Beach litter dynamics on Mediterranean coasts: Distinguishing sources and pathways

We assessed amounts, composition and net accumulation rates every ~ 15 days of beach macro litter (≥ 2.5 cm) on 4 Mediterranean beaches, on Corfu island, N. Ionian Sea, taking into account natural and anthropogenic drivers. Average net accumulation rate on all beaches was found 142 ± 115 N/100 m/15 d. By applying a Generalized Linear Model (GzLM) it was shown that sea transport is the dominant pathway affecting the amount and variability in beach litter loadings. Principal Component Analysis (PCA) on compositional data and indicator items discerned two more pathways of beach litter, i.e. in situ litter from beach goers and wind and/or runoff transport of litter from land. By comparing the PCA results to those from a simple item to source attribution, it is shown that regardless their source litter items arrive at beaches from various pathways. Our data provide baseline knowledge for designing monitoring strategies and for setting management targets.

Michael Prevenios, Christina Zeri, Catherine Tsangaris and al., Marine Pollution Bulletin, Available online 10 October 2017, In Press

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Amount, composition, and spatial distribution of floating macro litter along fixed trans-border transects in the Mediterranean basin

Marine litter is a major source of pollution in the Mediterranean basin, but despite legislative requirements, scant information is available for the ongoing assessment of this threat.

Using higher size classes as proxy for litter distribution, this study gave a synoptic estimation of the amount, composition, and distribution of floating macro-litter in the Mediterranean. The average amount of macro-litter was in a range of 2–5 items/km2, with the highest in the Adriatic basin. Seasonal patterns were present in almost all study areas and were significant in the Ligurian Sea, Sardinian-Balearic basin, and Central Tyrrhenian Sea. Plastic accounted for > 80% of litter in all areas and seasons, with the highest proportion in the Adriatic Sea, Ligurian Sea, and Sicilian-Sardinian Channels; in the Bonifacio Strait, Tyrrhenian Sea, and Sardinian-Balearic basin, litter composition was instead more diverse. Spatial analysis suggested an almost homogeneous distribution of litter without evident regular aggregation zones.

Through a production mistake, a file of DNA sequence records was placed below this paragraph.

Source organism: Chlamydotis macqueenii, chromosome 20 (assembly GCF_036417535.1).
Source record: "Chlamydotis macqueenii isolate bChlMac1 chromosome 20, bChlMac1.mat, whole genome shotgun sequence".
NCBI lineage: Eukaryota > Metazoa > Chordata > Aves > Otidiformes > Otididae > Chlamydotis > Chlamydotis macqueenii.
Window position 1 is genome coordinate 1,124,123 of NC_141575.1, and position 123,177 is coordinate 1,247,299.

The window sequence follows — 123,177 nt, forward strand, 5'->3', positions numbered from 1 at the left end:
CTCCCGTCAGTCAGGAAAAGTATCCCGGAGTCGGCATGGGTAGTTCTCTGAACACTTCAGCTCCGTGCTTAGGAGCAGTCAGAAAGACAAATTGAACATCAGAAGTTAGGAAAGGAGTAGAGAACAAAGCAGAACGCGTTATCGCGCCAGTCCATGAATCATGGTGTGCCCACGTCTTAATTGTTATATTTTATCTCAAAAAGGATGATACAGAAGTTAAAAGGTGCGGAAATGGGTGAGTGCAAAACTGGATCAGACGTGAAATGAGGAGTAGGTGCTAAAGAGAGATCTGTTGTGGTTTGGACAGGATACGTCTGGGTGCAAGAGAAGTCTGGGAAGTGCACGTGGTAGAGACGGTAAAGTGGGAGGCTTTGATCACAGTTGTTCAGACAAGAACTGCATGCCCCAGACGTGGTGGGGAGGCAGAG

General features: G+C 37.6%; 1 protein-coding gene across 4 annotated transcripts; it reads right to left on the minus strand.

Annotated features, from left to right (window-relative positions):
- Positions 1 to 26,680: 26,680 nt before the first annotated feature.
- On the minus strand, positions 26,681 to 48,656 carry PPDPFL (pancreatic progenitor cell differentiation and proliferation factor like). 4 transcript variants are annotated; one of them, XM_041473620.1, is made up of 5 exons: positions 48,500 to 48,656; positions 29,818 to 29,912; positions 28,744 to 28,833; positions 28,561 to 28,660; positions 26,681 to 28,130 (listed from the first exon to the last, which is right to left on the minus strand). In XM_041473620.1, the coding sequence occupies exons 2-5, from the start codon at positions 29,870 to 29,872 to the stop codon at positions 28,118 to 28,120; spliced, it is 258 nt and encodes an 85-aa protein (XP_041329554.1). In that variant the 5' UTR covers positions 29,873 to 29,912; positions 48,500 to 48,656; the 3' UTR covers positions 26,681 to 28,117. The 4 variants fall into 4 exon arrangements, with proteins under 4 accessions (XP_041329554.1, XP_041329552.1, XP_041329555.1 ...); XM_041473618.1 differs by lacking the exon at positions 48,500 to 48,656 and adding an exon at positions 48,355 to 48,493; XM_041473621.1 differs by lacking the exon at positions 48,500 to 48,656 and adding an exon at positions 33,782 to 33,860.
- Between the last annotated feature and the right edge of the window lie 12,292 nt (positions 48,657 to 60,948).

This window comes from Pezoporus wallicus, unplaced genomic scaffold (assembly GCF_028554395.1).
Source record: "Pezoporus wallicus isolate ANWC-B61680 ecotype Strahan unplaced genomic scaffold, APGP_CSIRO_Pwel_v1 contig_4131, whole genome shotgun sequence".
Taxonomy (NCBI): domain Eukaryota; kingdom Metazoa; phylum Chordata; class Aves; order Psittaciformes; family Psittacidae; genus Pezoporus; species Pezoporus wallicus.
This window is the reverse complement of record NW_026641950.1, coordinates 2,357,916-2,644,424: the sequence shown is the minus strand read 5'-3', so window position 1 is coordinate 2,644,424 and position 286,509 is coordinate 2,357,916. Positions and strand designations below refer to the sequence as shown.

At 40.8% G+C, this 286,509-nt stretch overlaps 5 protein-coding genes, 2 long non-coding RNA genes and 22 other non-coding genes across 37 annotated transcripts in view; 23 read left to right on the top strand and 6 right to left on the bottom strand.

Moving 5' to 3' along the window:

Arcangeli Antonella, Campana Ilaria, Angeletti Dario and al., Marine Pollution Bulletin, Available online 16 October 2017, In Press

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Is it possible to implement a complex adaptive systems approach for marine systems? The experience of Italy and the Adriatic Sea

Highlights

• This paper evaluates the implementation of the MSFD in the Adriatic Sea.
• The MSFD is the first policy for marine complex adaptive systems in the EU.
• Ecological and jurisdictional boundaries overlap and cross-border cooperation is low.
• Integrative assessments of marine systems may be impossible to achieve.
• Relative isolation of theoretical approaches and management practices.

Emanuele Bigagli, Ocean & Coastal Management, Volume 149, 15 November 2017, Pages 81–95

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Spatial distribution of marine debris on the seafloor of Moroccan waters

Marine debris pollution is considered as a worldwide problem and a direct threat to the environment, economy and human health. In this paper, we provide the first quantitative assessment of debris on the seafloor of the southern part of the economic exclusive waters of Morocco. The data were collected in a scientific trawl survey carried out from 5 to 25 October 2014 between (26N) to (21N) covering different stratums of depths (from 10 to 266 m) and following a sampling network of 100 stations distributed randomly in the study area. A total of 603 kg of debris was collected and sorted into five main categories: plastic, metal, rubber, textiles and glass. Over 50% of collected items was made by plastic, 94% of them are the plastic fishing gear used to capture the Octopus vulgaris. The analysis of the distribution shows that anthropogenic debris is present in the majority of the prospected area (∼ 47,541 km2) with different densities ranging from 0 to 1768 (± 298,15) kg/km2. The spatial autocorrelation approach using GIS shows that the concentration of this debris is correlated very well with a set of factors such as the proximity to fishing activity sites. Moreover, the mechanism of transportation and dispersion was influenced by the hydrodynamic properties of the region.